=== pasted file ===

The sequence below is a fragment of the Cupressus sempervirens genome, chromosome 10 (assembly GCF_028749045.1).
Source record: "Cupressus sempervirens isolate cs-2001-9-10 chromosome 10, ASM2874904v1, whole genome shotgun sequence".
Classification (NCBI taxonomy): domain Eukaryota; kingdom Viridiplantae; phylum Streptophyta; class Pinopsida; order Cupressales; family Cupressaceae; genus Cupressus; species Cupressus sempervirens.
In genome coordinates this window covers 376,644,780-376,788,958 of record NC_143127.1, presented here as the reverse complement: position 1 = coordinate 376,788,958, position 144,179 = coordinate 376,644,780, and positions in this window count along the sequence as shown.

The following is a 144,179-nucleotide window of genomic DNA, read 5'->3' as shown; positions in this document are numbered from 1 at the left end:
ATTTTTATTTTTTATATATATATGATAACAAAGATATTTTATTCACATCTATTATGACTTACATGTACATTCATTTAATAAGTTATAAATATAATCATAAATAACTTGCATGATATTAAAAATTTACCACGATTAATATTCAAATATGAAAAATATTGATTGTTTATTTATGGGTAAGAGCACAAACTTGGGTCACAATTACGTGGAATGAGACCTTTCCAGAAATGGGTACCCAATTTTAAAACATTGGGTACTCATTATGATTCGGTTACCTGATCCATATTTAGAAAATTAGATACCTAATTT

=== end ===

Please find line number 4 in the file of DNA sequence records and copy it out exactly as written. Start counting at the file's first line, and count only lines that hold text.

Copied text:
In genome coordinates this window covers 376,644,780-376,788,958 of record NC_143127.1, presented here as the reverse complement: position 1 = coordinate 376,788,958, position 144,179 = coordinate 376,644,780, and positions in this window count along the sequence as shown.